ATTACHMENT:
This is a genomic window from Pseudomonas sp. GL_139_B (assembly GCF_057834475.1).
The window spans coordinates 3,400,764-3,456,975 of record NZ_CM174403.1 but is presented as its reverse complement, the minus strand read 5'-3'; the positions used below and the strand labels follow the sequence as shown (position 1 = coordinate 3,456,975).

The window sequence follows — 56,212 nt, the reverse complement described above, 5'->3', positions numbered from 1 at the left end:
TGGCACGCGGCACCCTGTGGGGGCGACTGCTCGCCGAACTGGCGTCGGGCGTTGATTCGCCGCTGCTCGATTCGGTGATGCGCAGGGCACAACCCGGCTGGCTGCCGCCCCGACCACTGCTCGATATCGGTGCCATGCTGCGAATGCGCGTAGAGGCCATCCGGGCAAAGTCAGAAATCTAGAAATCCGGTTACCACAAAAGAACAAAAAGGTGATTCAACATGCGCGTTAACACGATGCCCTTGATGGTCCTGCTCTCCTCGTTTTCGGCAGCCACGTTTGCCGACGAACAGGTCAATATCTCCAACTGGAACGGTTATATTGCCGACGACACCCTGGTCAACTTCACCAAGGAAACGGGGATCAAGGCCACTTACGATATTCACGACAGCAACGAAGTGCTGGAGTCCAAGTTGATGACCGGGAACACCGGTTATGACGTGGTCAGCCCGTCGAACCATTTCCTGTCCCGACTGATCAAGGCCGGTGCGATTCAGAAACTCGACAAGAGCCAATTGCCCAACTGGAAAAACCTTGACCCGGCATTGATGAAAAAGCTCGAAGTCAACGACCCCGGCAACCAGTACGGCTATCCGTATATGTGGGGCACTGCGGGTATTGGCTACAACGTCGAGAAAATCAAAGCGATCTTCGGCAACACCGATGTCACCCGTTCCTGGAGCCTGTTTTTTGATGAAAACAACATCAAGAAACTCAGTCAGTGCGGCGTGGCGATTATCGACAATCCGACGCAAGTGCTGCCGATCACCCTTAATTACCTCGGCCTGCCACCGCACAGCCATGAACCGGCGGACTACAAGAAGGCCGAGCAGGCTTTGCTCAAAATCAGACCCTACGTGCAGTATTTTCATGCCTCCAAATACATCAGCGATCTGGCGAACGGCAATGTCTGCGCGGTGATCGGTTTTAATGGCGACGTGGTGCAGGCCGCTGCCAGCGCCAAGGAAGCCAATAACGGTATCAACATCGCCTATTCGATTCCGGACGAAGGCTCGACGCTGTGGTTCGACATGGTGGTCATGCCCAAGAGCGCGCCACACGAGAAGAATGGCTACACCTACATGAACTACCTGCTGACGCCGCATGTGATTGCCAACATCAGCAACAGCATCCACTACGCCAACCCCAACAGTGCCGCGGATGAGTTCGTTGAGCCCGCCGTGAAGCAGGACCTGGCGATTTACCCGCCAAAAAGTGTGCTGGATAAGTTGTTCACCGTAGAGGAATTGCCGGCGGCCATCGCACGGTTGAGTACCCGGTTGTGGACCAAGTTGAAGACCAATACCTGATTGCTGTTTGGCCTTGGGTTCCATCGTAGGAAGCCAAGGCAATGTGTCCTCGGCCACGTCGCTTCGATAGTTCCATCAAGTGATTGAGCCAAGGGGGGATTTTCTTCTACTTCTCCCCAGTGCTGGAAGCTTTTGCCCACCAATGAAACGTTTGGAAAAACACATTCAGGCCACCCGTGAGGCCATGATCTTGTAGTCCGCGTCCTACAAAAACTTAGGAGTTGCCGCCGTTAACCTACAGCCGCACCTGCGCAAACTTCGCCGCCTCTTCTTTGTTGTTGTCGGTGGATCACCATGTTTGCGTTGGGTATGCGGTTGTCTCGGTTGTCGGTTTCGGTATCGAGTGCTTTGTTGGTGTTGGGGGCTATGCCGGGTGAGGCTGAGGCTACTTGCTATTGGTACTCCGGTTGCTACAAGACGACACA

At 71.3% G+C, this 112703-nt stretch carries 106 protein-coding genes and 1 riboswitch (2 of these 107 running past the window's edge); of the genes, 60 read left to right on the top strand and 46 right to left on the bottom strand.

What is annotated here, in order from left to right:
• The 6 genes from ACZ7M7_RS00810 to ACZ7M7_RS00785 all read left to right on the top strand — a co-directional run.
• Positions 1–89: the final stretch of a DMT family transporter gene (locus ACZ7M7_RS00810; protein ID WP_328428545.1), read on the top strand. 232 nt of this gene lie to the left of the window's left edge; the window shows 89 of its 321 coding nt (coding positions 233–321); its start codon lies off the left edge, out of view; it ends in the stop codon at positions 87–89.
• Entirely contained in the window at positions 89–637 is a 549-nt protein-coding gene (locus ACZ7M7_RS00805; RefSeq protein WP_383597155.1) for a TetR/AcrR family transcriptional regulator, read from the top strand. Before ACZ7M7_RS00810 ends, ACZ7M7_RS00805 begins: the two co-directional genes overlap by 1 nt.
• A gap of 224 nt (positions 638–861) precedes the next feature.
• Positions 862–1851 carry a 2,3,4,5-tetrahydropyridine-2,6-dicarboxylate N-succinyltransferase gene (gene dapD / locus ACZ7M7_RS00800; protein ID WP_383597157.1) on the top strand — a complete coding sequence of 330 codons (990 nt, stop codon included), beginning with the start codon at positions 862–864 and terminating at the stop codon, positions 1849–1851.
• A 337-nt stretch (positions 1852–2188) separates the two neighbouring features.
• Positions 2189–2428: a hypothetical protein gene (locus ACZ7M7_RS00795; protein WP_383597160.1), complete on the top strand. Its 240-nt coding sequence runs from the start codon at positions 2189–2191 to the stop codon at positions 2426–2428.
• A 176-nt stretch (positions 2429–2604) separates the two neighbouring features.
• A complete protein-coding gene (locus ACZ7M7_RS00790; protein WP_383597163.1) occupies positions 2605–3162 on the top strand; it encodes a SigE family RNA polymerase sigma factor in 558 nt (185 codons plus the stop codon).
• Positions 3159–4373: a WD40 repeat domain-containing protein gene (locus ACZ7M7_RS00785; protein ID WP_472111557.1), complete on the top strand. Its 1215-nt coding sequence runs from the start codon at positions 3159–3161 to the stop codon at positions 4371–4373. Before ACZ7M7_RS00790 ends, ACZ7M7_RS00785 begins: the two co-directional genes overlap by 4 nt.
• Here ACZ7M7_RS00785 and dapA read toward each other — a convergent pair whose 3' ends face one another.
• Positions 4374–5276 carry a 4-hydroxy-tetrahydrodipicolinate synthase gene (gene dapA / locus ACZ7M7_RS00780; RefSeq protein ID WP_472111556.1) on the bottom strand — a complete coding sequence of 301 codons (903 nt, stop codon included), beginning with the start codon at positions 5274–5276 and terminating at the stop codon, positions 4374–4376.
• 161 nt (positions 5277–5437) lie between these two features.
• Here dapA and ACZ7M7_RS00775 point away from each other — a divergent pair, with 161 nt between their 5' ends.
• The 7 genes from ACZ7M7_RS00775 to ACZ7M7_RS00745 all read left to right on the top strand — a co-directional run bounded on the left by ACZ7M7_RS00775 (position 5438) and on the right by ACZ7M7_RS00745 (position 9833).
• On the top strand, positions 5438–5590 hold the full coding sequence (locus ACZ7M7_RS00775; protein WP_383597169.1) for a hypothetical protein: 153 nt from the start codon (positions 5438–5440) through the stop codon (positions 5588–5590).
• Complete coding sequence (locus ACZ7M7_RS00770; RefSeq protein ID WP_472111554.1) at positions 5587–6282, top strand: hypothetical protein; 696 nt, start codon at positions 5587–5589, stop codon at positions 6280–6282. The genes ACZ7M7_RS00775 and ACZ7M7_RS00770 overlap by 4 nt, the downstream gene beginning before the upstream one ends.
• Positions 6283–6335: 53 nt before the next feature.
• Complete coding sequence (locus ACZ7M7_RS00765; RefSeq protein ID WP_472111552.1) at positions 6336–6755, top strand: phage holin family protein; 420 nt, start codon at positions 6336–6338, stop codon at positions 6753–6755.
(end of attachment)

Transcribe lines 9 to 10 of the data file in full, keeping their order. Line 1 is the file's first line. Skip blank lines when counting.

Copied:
• Entirely contained in the window at positions 89–637 is a 549-nt protein-coding gene (locus ACZ7M7_RS00805; RefSeq protein WP_383597155.1) for a TetR/AcrR family transcriptional regulator, read from the top strand. Before ACZ7M7_RS00810 ends, ACZ7M7_RS00805 begins: the two co-directional genes overlap by 1 nt.
• A gap of 224 nt (positions 638–861) precedes the next feature.